So you want to speak at IBM Connect, but you don’t know how to get from here to there. There is, of course, no guaranteed set of steps that will get you there. However, I can tell you some steps that I think might help you. Well, who is she to tell me, you ask. I went from attending my first Lotusphere in 2008, where I didn’t know a single person, I didn’t know about Planet Lotus or Bleedyellow or the community, to speaking at Lotusphere three years in a row (and sitting here hoping for my fourth).
Side note, while none of this guarantees you’ll speak at IBM Connect, you will get to meet new people, you will learn new stuff, you may even possibly be considered an expert at something, all of which will help you and your career.
How did I do it? I got involved. Below are my suggestions for getting involved. Again, this by no means guarantees that you will speak at IBM Connect, but it won’t hurt. Getting involved in the community and getting known by the community will make you a safer choice for speaker selection than being a complete unknown. So here we go -
Twitter – if you don’t have an account, create one, now. Start following people “in the community”. Leave your account open. People won’t be as likely to follow you or RT you if your account is protected. Start tweeting. It doesn’t all have to be technical, but it helps if at least some of it is. Tweet a quick tip or a question. Retweet a useful tweet from someone else. Tweet a link to a useful article or blog post. Include a hashtag where applicable (but don’t over do it). Start replying occasionally to the people you follow. Both personally and technically. It’s like a really big cocktail party. Start making friends.
Stack Overflow – create an account. Stack Overflow is becoming “the place to be” for XPages knowledge. Start asking and answering questions. I am actually behind on this one. I’ve got an account, but haven’t asked or answered any questions! Shame on me!
Blog – create a blog. WordPress, blogspot. Lots of free and easy ways to do this. Blog posts don’t have to be long. Quick tips, tricks, cool stuff you’ve done. Or stuff you’ve read about. You can ask questions, too. Link to other people’s articles. Once you’ve got some content, get on Planet Lotus. Go read Marky Roden’s post about community blogs.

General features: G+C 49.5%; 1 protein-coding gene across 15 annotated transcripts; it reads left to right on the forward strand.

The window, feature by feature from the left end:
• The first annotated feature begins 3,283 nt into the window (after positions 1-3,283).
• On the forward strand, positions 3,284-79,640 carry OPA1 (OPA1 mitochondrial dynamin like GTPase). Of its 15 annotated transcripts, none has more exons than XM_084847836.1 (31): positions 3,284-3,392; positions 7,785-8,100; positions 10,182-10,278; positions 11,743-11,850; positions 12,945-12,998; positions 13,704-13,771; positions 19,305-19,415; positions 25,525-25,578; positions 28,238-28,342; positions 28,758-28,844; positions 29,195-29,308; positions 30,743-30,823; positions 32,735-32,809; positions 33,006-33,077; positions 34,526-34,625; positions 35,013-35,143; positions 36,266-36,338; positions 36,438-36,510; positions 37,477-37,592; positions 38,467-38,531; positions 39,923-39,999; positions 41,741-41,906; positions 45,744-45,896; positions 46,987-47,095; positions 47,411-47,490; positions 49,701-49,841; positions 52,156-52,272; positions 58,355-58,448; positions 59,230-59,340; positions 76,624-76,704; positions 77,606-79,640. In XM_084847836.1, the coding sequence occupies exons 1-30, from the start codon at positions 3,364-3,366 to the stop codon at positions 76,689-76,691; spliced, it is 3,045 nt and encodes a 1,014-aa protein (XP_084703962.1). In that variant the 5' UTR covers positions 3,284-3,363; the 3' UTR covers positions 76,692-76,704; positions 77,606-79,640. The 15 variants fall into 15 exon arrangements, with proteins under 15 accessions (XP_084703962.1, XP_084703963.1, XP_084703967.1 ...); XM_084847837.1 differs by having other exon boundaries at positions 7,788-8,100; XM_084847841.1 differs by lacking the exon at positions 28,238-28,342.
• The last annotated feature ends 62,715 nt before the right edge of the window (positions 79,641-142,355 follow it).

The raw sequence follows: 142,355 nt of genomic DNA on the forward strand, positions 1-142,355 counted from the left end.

Notes in 9 – create a video of how to do something. Keep it short, simple, and sweet. Contact David Leedy. He’d love to have your video.
Do an internal training where you work. Create an abstract, title, slide deck, demo app, etc. Practice it before you present it. Present it. This will help you see how much work goes into presenting a session and give you feedback on what to do better next time.
Local user group meetings (the one day at lunch kind, versus the multi-day conference kind). Attend them. Meet people. Speak at one.
LUG – submit abstracts to LUGs. Sure, everyone wants to go to IBM Connect. But IBM Connect charges attendees a lot of money to attend, they are going to try hard to have the best speakers. Gambling on someone who is completely unknown is a gamble for them. It is way easier for them to say yes if they saw you speak at a LUG, or heard about your awesome presentation at a LUG.
If you do get a chance to speak, read Confessions of a Public Speaker.
Put all of these things together. Write a blog post, tweet it. Speak at a LUG, tweet/blog it. Mention your blog on your Notes in 9 video. Don’t be annoying, but it’s totally acceptable to promote yourself.
For all of the above social networks/blogs/etc, make a profile. Don’t leave it with the default avatar. If possible, make it the same avatar across networks and preferably a picture of you. Try to create the same name everywhere. I try to use “RunningKathy” everywhere. I try to use the same picture, which is a professional headshot of me. This all creates a “brand”, which is you, which is helpful when a track manager sees your name with an abstract. They will think, “oh! so and so, I know them!”.
Also for all of what was suggested, ALWAYS GIVE CREDIT. Two reasons, a) so you aren’t a jerk who steals people’s content. and b) the creator will see that you’ve posted their stuff and maybe start following you and your work.
Once you’re ready to write an abstract, go read the following:
Gab Davis on writing an abstract
Paul Mooney on writing an abstract
My article on writing an abstract
Lastly, what you can do if your abstract wasn’t accepted